Nuclear magnetic resonance studies of lipid hydration in monomethyldioleoylphosphatidylethanolamine dispersions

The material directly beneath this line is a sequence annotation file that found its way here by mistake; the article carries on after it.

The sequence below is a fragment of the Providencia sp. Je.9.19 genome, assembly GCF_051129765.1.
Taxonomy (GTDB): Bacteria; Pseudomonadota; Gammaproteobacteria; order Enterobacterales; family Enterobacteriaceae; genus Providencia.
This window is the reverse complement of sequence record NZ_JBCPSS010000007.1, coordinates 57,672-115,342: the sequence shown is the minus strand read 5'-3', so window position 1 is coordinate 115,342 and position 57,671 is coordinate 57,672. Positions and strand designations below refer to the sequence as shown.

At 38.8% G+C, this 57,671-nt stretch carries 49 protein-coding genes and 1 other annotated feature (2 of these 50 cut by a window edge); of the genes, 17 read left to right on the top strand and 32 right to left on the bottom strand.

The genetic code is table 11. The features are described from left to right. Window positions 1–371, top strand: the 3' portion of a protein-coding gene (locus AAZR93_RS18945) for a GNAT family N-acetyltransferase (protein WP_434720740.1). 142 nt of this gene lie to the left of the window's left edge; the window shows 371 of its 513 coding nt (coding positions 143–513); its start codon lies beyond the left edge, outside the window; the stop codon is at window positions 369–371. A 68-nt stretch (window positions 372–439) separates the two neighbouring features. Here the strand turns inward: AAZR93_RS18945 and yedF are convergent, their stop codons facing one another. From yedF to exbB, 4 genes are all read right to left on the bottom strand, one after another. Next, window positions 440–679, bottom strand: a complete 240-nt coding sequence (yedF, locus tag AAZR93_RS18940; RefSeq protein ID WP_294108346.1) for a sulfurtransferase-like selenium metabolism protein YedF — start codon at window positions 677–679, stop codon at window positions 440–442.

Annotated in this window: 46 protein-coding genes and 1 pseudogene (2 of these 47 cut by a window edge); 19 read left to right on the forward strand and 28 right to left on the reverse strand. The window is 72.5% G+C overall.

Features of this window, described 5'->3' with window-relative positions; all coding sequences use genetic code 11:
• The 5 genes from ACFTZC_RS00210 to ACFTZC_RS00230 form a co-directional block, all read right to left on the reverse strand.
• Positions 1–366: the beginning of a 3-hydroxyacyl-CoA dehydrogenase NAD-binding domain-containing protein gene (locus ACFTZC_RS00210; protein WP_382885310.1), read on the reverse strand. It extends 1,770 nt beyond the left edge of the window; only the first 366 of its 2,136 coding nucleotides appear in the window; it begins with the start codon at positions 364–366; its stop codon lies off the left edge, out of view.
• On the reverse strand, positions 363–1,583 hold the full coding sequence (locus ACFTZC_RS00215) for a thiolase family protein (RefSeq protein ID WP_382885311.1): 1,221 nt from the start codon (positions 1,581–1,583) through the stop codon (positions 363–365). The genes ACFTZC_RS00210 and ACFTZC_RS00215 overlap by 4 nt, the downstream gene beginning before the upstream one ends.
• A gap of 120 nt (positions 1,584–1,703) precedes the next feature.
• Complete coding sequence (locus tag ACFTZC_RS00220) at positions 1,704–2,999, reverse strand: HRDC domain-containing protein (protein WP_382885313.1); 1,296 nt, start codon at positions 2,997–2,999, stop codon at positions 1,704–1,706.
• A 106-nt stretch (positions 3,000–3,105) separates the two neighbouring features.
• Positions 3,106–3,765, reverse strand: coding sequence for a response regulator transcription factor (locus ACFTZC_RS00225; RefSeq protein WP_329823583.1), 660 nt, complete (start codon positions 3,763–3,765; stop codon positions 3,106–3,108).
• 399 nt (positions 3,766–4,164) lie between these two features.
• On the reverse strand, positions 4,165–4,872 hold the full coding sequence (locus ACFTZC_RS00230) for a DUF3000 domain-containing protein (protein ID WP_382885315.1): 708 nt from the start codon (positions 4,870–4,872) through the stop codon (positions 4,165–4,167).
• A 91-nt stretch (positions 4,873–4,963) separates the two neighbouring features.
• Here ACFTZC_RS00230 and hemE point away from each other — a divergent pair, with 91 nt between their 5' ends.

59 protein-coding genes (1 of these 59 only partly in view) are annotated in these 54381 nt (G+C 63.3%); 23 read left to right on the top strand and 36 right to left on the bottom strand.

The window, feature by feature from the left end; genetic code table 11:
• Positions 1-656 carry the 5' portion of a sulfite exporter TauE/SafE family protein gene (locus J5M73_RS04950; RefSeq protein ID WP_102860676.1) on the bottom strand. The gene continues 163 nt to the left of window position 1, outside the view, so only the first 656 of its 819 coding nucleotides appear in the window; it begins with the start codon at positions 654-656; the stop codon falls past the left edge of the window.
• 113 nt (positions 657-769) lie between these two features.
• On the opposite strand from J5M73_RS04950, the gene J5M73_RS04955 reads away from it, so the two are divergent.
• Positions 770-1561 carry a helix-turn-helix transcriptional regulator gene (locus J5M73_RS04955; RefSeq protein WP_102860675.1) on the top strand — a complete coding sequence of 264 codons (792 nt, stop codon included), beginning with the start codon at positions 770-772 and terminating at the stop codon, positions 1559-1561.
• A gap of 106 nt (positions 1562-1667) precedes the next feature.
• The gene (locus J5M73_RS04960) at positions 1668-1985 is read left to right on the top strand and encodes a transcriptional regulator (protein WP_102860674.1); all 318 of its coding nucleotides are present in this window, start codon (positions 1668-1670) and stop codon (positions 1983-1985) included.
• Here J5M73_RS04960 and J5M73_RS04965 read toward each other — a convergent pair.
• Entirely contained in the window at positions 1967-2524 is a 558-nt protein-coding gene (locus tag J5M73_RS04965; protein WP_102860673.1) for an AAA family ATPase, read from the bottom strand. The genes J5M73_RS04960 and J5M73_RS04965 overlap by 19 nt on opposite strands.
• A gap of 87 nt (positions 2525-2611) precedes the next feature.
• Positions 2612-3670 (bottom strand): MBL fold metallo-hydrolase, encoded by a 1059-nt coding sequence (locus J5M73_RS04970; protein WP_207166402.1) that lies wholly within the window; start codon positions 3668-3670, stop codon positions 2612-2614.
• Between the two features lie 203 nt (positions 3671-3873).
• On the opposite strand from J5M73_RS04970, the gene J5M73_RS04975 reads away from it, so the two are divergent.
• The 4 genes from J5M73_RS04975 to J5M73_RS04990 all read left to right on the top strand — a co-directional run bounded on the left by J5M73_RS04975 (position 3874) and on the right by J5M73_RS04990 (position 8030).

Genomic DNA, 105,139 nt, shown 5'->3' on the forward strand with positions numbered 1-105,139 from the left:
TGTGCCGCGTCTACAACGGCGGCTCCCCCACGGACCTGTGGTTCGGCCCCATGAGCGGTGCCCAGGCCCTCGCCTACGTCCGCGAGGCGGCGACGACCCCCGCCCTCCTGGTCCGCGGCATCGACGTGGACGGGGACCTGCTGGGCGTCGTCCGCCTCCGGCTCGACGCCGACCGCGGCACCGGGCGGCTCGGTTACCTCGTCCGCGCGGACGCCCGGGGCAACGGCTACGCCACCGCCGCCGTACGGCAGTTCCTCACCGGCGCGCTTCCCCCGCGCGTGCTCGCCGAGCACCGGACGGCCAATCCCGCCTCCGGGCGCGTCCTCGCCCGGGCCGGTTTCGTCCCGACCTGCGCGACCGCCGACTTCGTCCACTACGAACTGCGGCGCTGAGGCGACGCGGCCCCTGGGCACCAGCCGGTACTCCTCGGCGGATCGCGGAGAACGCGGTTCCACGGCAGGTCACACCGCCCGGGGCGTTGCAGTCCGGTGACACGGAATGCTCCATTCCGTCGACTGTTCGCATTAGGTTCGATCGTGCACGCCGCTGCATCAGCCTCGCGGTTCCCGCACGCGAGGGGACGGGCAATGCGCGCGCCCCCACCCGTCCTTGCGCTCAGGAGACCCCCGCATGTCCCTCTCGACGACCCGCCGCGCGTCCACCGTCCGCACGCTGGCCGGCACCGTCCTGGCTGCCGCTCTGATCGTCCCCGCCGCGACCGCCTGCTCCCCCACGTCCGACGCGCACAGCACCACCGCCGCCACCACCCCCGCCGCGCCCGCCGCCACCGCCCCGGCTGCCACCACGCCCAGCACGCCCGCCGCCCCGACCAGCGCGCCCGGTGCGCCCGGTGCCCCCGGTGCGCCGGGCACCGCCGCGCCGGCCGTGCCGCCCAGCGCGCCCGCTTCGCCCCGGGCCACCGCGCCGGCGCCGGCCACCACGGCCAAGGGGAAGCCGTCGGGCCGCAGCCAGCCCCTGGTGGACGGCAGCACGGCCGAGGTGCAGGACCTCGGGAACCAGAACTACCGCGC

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Solid-state proton nuclear magnetic resonance has been used to examine surface hydration in suspensions of monomethyldioleoylphosphatidylethanolamine (MeDOPE). The magic-angle spinning (MAS) 1H spectra for aqueous suspensions of MeDOPE in the L alpha phase exhibited two resonances of roughly equal intensity that could be ascribed to water protons, but both their spin-lattice relaxation times and chemical shifts converged upon conversion to the hexagonal phase. Only a single water peak was observed for analogous samples of dioleoylphosphatidylcholine (DOPC). MAS-assisted two-dimensional nuclear Overhauser effect spectroscopy (NOESY) was conducted for multibilayers of both MeDOPE and DOPC. Through-space interactions were identified between pairs of lipid protons, as expected from their chemical structure. For lamellar suspensions of MeDOPE, positive NOESY cross-peaks were observed between the downfield-shifted water resonance (only) and both CH2N and NH2CH3+ protons of the lipid headgroup. These cross-peaks were not observed in the NOESY spectra of MeDOPE in its hexagonal or cubic phases or for lamellar DOPC reference samples. Taken together, the observation of two water peaks, spin-lattice relaxation behavior, and NOESY connectivities in MeDOPE suspensions support the interpretation that the low-field water peak corresponds to hydrogen-bonded interlamellar water interacting strongly with the lipid. Such a population of water molecules exists in association with MeDOPE in the lamellar phase but not for its inverted phases or for lamellar dispersions of DOPC.
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